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@Article{Alsberg:2000:CILS, author = "Bjorn K. Alsberg and Nathalie Marchand-Geneste and Ross D. King", title = "A new {3D} molecular structure representation using quantum topology with application to structure-property relationships", journal = "Chemometrics and Intelligent Laboratory Systems", year = "2000", volume = "54", pages = "75--91", number = "2", keywords = "genetic algorithms, genetic programming, Structure representation using quantum topology, StruQT, Quantitative structure-activity relationships, QSAR, Quantitative structure-property relationships, QSPR, Atoms in molecules, AIM, Quantum chemistry, Bader theory, Multivariate analysis, Partial least squares regression, 3D structure representation, Variable selection", ISSN = "0169-7439", owner = "wlangdon", URL = "http://www.sciencedirect.com/science/article/B6TFP-426XTF7-1/2/36265a259de8f80d4918ee6612612218", DOI = "doi:10.1016/S0169-7439(00)00101-5", abstract = "We present a new 3D molecular structure representation based on Richard F.W. Bader's quantum topological atoms in molecules (AIM) theory for use in quantitative structure-property/activity relationship (QSPR/QSAR) modelling. Central to this structure representation using quantum topology (StruQT) are critical points located on the electron density distribution of the molecules. Other gradient fields such as the Laplacian of the electron density distribution can also be used. The type of critical point of particular interest is the bond critical point (BCP) which is here characterised by using the following three parameters: electron density [rho], the Laplacian [nabla]2[rho] and the ellipticity [epsi]. This representation has the advantage that there is no need to probe a large number of lattice points in 3D space to capture the important parts of the 3D electronic structure as is necessary in, e.g. comparative field analysis (CoMFA). We tested the new structure representation by predicting the wavelength of the lowest UV transition for a system of 18 anthocyanidins. Different quantitative structure-property relationship (QSPR) models are constructed using several chemometric/machine learning methods such as standard partial least squares regression (PLS), truncated PLS variable selection, genetic algorithm-based variable selection and genetic programming (GP). These models identified bonds that either take part in decreasing or increasing the dominant excitation wavelength. The models also correctly emphasised on the involvement of the conjugated [pi] system for predicting the wavelength through flagging the BCP ellipticity parameters as important for this particular data set.", }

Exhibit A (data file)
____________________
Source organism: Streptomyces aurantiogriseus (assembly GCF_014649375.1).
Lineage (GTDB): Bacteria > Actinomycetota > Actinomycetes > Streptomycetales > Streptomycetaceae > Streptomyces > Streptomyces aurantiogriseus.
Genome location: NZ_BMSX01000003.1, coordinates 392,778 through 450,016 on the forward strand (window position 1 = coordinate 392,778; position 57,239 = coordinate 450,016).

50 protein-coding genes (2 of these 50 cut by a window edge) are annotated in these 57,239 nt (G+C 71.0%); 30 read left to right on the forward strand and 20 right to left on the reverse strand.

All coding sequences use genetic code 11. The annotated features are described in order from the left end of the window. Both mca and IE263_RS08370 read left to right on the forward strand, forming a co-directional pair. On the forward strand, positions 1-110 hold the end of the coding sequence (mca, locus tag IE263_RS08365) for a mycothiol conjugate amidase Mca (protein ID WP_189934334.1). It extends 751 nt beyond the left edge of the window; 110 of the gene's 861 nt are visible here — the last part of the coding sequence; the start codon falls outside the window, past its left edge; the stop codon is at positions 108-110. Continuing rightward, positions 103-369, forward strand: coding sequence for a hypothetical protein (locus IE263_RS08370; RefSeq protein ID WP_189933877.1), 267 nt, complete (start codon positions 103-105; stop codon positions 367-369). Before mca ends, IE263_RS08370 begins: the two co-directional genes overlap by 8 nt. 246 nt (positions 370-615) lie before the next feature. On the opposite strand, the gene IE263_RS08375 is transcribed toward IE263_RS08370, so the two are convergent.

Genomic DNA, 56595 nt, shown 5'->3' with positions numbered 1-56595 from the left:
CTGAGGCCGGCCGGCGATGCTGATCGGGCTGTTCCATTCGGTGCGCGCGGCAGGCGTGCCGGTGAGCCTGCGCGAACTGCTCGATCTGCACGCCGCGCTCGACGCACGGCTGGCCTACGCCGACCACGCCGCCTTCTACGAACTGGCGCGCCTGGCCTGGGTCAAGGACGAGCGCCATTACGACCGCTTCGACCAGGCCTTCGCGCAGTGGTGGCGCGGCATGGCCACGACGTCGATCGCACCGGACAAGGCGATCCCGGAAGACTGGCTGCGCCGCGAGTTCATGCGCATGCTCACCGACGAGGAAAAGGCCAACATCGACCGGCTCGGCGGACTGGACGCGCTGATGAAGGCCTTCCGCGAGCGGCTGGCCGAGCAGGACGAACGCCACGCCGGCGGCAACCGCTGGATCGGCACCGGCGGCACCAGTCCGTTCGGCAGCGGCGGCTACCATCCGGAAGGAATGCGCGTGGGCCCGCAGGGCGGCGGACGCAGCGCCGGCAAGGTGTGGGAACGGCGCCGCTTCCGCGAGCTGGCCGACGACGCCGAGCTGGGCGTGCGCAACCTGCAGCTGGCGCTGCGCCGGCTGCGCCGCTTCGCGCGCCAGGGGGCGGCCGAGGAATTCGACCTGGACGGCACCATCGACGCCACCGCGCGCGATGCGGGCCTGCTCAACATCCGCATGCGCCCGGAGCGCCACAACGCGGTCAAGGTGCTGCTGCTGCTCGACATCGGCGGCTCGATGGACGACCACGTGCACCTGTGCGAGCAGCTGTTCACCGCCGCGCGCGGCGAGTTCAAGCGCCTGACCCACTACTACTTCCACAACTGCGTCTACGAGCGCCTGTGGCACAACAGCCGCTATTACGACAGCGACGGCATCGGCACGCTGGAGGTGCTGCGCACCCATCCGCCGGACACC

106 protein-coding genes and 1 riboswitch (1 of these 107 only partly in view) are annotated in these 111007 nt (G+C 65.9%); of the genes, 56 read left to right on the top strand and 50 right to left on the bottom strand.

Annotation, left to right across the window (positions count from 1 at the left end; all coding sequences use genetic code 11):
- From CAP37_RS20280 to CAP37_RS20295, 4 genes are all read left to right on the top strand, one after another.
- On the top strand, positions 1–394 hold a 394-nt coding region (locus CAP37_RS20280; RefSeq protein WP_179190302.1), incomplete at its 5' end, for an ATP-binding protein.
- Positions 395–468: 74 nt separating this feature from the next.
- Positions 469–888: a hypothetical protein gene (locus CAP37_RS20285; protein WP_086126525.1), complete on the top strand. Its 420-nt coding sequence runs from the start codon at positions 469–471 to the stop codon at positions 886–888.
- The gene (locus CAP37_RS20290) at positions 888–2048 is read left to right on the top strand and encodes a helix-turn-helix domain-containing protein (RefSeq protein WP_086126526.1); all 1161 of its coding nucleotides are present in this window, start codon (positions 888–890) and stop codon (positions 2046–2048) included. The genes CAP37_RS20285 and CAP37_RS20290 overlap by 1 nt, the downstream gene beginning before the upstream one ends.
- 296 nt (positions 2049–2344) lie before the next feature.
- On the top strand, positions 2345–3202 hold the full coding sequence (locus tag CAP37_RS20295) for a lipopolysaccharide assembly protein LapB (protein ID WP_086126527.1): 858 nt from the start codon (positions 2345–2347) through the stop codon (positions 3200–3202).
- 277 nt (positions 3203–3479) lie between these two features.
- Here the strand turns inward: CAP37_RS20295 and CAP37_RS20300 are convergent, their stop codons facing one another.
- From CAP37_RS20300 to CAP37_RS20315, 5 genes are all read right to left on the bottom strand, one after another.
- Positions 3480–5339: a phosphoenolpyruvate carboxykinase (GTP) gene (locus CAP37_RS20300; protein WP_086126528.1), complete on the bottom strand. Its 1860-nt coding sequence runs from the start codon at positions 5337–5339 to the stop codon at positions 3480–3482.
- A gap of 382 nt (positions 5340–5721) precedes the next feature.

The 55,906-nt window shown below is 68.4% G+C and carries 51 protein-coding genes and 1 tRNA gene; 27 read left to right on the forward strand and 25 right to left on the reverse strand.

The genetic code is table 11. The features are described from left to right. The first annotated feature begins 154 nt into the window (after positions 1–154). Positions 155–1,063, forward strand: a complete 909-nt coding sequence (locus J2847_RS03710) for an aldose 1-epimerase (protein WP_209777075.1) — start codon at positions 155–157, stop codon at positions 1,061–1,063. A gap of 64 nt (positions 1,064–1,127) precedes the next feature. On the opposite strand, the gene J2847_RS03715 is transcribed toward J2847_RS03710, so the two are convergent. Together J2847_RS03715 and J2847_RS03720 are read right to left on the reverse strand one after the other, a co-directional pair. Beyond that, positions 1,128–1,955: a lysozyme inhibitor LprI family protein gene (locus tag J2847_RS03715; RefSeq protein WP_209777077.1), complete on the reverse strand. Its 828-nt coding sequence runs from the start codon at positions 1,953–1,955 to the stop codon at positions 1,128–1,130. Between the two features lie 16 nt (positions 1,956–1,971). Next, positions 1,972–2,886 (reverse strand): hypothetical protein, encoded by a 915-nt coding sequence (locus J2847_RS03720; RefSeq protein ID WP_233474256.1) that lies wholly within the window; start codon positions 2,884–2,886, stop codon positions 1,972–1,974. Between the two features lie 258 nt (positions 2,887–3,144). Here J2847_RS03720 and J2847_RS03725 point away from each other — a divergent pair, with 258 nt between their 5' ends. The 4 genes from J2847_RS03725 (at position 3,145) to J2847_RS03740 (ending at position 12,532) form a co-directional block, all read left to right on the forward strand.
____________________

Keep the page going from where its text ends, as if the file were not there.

Genetic Programming entries for Bjorn K Alsberg Nathalie Marchand-Geneste Ross D King